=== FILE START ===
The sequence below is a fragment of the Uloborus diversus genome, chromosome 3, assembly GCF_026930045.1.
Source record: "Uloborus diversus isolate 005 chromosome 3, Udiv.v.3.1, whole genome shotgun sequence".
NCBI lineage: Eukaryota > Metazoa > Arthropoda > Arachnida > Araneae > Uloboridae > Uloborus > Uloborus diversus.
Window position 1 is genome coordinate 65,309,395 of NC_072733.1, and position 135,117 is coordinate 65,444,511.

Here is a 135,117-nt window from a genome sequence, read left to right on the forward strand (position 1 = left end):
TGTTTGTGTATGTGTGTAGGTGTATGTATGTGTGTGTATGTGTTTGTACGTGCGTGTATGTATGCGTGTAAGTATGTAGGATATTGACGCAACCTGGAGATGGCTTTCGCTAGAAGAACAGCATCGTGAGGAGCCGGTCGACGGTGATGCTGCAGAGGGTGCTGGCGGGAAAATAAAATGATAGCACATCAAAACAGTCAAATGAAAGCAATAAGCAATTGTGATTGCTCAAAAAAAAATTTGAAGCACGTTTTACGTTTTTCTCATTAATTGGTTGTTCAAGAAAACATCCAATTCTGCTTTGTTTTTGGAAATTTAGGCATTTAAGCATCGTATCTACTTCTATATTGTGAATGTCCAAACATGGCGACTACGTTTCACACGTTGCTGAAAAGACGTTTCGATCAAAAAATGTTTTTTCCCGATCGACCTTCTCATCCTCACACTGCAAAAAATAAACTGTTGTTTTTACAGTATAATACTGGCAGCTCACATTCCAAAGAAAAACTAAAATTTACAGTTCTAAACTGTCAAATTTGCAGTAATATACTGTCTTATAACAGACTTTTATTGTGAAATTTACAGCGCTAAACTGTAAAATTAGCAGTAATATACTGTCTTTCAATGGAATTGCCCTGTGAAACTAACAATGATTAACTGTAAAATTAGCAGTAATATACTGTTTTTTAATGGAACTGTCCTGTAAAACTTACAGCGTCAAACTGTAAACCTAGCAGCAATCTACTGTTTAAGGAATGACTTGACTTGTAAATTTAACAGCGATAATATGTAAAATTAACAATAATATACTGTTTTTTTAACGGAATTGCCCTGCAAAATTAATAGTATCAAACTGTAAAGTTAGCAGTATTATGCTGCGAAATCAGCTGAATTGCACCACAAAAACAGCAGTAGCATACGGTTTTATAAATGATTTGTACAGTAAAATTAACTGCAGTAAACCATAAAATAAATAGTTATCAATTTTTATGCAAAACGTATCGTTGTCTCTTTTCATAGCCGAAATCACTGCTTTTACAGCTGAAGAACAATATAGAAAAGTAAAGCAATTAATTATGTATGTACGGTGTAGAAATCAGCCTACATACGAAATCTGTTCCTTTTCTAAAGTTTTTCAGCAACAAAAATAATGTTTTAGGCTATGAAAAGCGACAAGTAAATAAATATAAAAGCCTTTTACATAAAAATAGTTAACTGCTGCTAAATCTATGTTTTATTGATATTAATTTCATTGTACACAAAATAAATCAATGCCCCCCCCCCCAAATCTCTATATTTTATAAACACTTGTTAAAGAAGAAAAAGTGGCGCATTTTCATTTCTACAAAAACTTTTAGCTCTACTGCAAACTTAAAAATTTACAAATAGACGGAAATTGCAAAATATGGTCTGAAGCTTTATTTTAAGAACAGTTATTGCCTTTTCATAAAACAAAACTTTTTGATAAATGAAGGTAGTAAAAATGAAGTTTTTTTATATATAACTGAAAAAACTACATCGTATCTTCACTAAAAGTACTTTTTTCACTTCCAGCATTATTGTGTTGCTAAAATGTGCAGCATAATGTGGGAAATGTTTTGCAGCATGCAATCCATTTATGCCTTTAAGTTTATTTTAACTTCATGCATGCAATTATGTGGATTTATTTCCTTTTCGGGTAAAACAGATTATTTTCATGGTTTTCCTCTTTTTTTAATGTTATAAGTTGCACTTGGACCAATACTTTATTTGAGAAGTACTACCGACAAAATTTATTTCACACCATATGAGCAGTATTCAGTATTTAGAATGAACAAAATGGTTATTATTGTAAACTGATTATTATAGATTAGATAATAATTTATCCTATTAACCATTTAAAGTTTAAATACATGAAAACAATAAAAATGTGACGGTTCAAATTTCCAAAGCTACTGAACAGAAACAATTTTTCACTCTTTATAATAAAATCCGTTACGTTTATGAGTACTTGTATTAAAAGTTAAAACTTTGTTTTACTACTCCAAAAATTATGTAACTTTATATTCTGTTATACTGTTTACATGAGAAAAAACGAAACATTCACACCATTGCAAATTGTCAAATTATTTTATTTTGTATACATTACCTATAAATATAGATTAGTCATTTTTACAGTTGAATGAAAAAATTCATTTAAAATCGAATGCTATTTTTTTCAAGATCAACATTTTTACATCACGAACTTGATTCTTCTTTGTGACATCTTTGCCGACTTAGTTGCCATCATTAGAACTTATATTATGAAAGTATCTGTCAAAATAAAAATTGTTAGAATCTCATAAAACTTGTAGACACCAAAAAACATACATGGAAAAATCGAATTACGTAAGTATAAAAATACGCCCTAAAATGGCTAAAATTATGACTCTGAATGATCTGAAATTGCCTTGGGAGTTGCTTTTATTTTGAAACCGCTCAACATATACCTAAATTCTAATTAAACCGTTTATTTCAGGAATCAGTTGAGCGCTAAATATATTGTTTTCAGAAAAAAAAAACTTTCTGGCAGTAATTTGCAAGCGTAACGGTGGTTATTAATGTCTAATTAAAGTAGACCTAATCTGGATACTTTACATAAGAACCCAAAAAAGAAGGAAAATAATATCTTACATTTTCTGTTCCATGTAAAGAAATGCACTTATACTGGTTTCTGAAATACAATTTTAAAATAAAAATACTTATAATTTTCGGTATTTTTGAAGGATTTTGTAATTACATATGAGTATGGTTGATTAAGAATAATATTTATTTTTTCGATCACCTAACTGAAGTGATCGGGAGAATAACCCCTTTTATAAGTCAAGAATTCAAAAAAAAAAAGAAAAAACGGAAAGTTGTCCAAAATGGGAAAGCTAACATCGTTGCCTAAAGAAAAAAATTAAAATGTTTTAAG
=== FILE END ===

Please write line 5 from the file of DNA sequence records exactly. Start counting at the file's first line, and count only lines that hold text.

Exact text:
Here is a 135,117-nt window from a genome sequence, read left to right on the forward strand (position 1 = left end):